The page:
By the Numbers: Going to extremes

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The difference between a line drive and a pop up or weak grounder is about a quarter of an inch on the baseball. This type of subtle movement at contact is too difficult for the human eye to quantify on pitches traveling 90 mph. But ground-ball/fly-ball rates do this for us.

Let's examine them to identify extreme pitchers. Which end of the spectrum is more likely to generate great investment returns for fantasy and real-life GMs? We'll also crunch the data to make some individual recommendations relative to current market perceptions.

I've only sorted starters and only those last year who pitched at least 162 innings. I combined all the stats for each set of extreme pitchers and calculated from there. Cutoffs were a ground-ball rate of over 50 percent for the groundballers and under 40 percent for the flyballers. There are lots more of the former than the latter, but the groups are still small enough to be meaningfully extreme. Also, the data is provided by Baseball Info Solutions via The Hardball Times. Your ground-ball rates may vary.

The bottom line result is that you generally want the groundballer over the flyballer. You're giving up some Ks (6.7/9 compared to 7.2/9). But you're gaining in ERA (3.68 to 4.24) because of the lower HR rate (0.73/9 compared to 1.15). And you get the better WHIP, too, (1.29 to 1.34), which surprised me because more ground balls are hits than fly balls. Our sampling of extreme groundballers, though, had much better control than the flyballers.

Some of those differences seem minor. But over 200 innings, for example, the difference in Ks is about 12. (Note: I lost a fantasy league once by a mere four Ks.)

The more desirable groundballers last year were (in order of most extreme): Brandon Webb, Derek Lowe, Aaron Cook, Ubaldo Jimenez, John Lannan, Roy Halladay, Paul Maholm, Felix Hernandez, Manny Parra, Andy Pettitte, Jair Jurrjens, Hiroki Kuroda and Roy Oswalt.

The less desirable but still undeniably extreme flyballers were (again in order of extremeness): Oliver Perez, Jered Weaver, Scott Baker, Matt Cain, Ted Lilly, Aaron Harang, Greg Smith, Tim Wakefield, Barry Zito, Scott Olsen, Brian Bannister, Brandon Backe, Ian Snell, Javier Vazquez, Johnny Cueto, Daisuke Matsuzaka, Ricky Nolasco, Ervin Santana, Ed Jackson, Gil Meche, Todd Wellemeyer and Cole Hamels.

One more point worth considering before making recommendations. Maybe we want the ground-ball guys, too, because they're less likely to be getting help from the hitters. Really, who goes up there trying to hit a grounder except Luis Castillo? Don't most hitters try to loft the ball?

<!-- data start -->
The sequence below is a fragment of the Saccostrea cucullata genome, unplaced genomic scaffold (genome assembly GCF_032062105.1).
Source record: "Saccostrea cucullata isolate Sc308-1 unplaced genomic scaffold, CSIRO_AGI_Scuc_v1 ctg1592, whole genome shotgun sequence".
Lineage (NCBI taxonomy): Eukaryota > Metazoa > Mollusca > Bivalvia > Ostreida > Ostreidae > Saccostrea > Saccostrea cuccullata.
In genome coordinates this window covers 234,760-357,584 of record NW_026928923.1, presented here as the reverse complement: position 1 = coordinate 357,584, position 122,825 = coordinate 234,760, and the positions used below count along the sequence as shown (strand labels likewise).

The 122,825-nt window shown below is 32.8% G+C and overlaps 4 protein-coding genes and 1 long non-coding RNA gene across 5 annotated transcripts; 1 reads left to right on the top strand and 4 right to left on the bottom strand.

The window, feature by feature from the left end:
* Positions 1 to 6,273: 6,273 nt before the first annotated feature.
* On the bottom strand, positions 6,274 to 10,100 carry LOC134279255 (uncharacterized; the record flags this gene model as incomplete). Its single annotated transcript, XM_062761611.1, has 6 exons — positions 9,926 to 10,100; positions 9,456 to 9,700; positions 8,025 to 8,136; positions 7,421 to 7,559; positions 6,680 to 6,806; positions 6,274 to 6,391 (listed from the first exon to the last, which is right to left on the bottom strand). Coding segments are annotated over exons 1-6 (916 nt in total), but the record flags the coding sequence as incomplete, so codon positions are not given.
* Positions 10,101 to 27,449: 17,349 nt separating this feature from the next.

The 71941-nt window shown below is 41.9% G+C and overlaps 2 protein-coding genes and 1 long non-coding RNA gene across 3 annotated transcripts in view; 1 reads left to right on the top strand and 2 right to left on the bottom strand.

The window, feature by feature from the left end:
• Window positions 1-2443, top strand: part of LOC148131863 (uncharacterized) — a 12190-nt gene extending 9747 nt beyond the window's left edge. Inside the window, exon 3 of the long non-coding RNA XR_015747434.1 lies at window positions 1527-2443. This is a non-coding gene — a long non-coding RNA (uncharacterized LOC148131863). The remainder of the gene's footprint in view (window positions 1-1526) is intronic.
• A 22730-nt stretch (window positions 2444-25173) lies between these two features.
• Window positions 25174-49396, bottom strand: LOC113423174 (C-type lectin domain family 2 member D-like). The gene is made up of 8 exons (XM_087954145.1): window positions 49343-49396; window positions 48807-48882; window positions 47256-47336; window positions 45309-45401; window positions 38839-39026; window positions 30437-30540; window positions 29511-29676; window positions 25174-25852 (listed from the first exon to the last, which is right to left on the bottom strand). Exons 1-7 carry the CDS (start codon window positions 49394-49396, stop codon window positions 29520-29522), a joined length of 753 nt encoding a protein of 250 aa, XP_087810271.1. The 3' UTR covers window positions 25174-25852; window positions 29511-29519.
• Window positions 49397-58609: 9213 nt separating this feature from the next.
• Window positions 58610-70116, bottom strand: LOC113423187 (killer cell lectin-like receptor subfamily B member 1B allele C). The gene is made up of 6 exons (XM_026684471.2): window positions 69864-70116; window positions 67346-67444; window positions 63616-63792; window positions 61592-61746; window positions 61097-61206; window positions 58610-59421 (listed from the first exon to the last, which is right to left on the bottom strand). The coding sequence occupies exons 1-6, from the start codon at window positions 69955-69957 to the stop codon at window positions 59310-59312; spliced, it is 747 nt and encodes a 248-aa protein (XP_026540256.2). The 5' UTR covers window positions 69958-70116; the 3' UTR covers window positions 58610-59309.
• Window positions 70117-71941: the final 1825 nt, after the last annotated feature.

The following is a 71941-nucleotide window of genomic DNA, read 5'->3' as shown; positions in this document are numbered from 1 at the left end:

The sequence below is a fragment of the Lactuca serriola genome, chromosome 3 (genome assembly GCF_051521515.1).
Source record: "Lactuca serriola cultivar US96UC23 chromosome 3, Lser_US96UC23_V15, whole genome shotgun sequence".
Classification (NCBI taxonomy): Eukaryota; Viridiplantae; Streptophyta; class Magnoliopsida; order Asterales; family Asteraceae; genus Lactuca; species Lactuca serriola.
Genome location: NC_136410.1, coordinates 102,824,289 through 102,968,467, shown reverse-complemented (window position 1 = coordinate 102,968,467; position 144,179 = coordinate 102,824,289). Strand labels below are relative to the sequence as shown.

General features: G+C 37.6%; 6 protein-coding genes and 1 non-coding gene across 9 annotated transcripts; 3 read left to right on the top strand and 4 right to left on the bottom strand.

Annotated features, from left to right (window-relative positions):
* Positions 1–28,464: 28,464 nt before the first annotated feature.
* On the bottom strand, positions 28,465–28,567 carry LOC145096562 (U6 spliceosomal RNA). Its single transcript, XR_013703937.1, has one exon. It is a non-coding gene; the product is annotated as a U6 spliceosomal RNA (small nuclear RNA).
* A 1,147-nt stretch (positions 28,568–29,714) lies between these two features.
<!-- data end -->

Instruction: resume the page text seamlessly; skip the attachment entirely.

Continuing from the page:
Hiroki Kuroda, Dodgers: Gets no respect, but walked only 1.3/9 in the second half. Few walks and lots of grounders at Dodger Stadium mean few runs. Projected ERA: 3.50.

Jered Weaver, Angels: Flyballers are still desirable if they have very good control. Walks and increased probability for homers is a bad combo. Weaver walked 54 in 176.7 innings. He has to pay the Jeff Weaver tax still, which is no different than making Cal Ripken pay a Billy Ripken tax.

Scott Baker, Twins: I don't care about the eight spring homers he's allowed but I'll make sure all my leaguemates know about them. The 14:2 K-to-BB ratio is further proof that the great command he showed last year was no fluke.

Ricky Nolasco, Marlins: There's not a dime's worth of difference between his stats and those of Cole Hamels. Yes, 212 innings – oh, the humanity! But Hamels threw 260-plus last year (including postseason) and has had elbow tenderness this spring.


John Lannan, Nationals: Couldn't hold his first-half control gains last year. He is just 24, though, and at least the Ks went up in the second half (5.4/9 to 6.2). The spring stats are so good that I hesitate to mention them, but: 12 innings, no earned runs, 1 walk (3 Ks).

Manny Parra, Brewers: The walks won't hurt him as much as they would a fly-ball pitcher. The Ks are also very good. He takes one walk per nine innings off his stats and he'll be borderline great. Alas, that's a lot harder than it seems.


Felix Hernandez, Mariners: Queen Felix is not nasty enough, refusing to dust anyone even after yielding 11 or 12 hits to guys hanging over the plate to hit his outside, 95 mph cheese.

Daisuke Matsuzaka, Red Sox: Too many walks and hitters counts make him a human high-wire act. If five or six of those fly balls land over the wall for three-run homers instead of finding a fielder's glove, his ERA soars back in the 4.00s.

Matt Cain, Giants: Was he really so unlucky? The homer rate (0.76/9) is awfully low for such a fly-ball guy. If the walks don't come down by 10-to-20 percent, his 2009 ERA will be more in line with last year's 8-14 record.

Michael Salfino's work has appeared in USA Today's Sports Weekly, RotoWire, dozens of newspapers nationwide and most recently throughout Comcast SportsNet, including, for which he also analyzes the Mets and Yankees. He's been writing "Baseball by the Numbers" weekly since 2005.

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